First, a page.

The most valuable lesson in generosity came to me from Buddhist teacher Sharon Salzberg at a retreat many years ago. She said that we often have an initial impulse to be generous, only to talk ourselves out of it. We do this whether that initial impulse is to give something away or whether it’s to contact a friend in need.
Here's an example I use in my book How to Be Sick. If someone admires a scarf of ours that we like but rarely wear, our initial thought may be to give it to the person. But then enter those second thoughts in the form of an inner dialogue that can be far-fetched and even absurd: “Hmm, if I’m ever invited to the White House, I might want to wear that scarf.”
Sharon suggests that we become mindful of this tendency and, as soon as the thought to be generous arises, resolve to follow through with it. I’ve been practicing this for twenty years now, and I’m grateful to Sharon for teaching it to me.
A recent example. A few months ago, a former colleague of mine who’d been sick for a long time died. My initial impulse was to send his wife a condolence card with a personal note. But then, the inner dialogue started: “She’ll get lots of cards; one from me won’t matter.” “In this internet age, do people even send sympathy cards anymore?” Remembering Sharon’s suggestion, I sent the card and, as has been my experience in the past, every time I follow through on that initial impulse to be generous, the person on the receiving end has told me how much the gesture was appreciated.
I’ve come to treasure generosity as a profound act of kindness. In that spirit, I offer you these twenty quotations:
“That's what I consider true generosity: You give your all and yet you always feel as if it costs you nothing.” —Simone de Beauvoir
“You cannot do a kindness too soon because you never know how soon it will be too late.” —Ralph Waldo Emerson
“It takes generosity to discover the whole through others. If you realize you are only a violin, you can open yourself up to the world by playing your role in the concert.” — Jacques-Yves Cousteau
“With gentleness, overcome anger. With generosity, overcome meanness. With truth. overcome delusion.” —The Buddha, Verse 223, The Dhammapada
“Give what you have. To someone, it may be better than you dare to think.” —Henry Wadsworth Longfellow
“You often say, ‘I would give, but only to the deserving.’ The trees in your orchard say not so, nor the flocks in your pasture. They give that they may live, for to withhold is to perish.” —Kahlil Gibran, The Prophet
“Generosity is the most natural outward expression of an inner attitude of compassion and loving-kindness.” —The Dalai Lama XIV
“Attention is the rarest and purest form of generosity.” —Simone Weil
“I've been so bothered with my property, that I'm tired of it, and don't mean to save up any more, but give it away as I go along, and then nobody will envy me, or want to steal it, and I shan't be suspecting folks and worrying about my old cash.” —Louisa May Alcott, Little Men
“If you can’t feed a hundred people, then just feed one.” —Mother Teresa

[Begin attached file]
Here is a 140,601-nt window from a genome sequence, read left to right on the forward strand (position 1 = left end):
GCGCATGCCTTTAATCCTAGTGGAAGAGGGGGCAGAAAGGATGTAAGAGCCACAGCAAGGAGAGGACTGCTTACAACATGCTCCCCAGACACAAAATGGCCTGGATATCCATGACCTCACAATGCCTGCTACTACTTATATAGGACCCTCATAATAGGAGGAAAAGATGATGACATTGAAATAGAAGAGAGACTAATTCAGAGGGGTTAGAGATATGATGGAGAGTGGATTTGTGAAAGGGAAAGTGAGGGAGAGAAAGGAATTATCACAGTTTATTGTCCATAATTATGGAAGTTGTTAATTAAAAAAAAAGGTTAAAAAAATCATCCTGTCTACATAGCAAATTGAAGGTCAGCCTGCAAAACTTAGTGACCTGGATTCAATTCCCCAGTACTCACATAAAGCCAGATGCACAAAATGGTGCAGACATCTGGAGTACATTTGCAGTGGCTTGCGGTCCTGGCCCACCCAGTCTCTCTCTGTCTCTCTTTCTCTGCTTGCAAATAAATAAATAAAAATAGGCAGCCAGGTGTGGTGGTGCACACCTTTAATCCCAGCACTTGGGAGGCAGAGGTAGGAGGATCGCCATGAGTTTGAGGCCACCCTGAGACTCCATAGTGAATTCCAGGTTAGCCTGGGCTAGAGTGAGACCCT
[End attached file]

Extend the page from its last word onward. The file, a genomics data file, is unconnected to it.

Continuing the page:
“We make a living by what we get, but we make a life by what we give.” —Winston Churchill
“Every man must decide whether he will walk in the light of creative altruism or in the darkness of destructive selfishness.” —Martin Luther King, Jr.
"The value of a man resides in what he gives and not in what he is capable of receiving." —Albert Einstein
"We should give as we would receive, cheerfully, quickly, and without hesitation; for there is no grace in a benefit that sticks to the fingers." —Seneca
“From the heart it has come, to the heart it shall go.” —Beethoven’s inscription on his Mass
“It is the heart that does the giving; the fingers only let go.” —Nigerian proverb
"The potlatch ceremonies found among many of the Native peoples of the Pacific Northwest have been referred to as ‘fighting with wealth’ by anthropologists who describe them as ceremonies in which a prominent figure tries to outdo a rival by either giving away or destroying vast amounts of personal possessions. . . . It could be said that while the accumulation of personal wealth is a desirable social norm in mainstream American culture, just the opposite is true in American Indian cultures. . . . At its best, a potlatch was a way to redistribute material wealth rather than leaving it in the hands of a few." —Joseph Bruchac in Our Stories Remember
"Happiness is not made by what we own. It is what we share." —Rabbi Jonathan Sacks
Because Sharon Salzberg inspired this piece, I leave the last quotation to her; it’s from her book Lovingkindness:
"The Buddha said that no true spiritual life is possible without a generous heart. Generosity allies itself with an inner feeling of abundance—the feeling that we have enough to share."
I hope this piece has started your generosity juices flowing. As Seneca said, “…there is no grace in a benefit that sticks to the fingers.”
© 2014 Toni Bernhard. Thank you for reading my work. I'm the author of three books:
Visit www.tonibernhard.com for more information.
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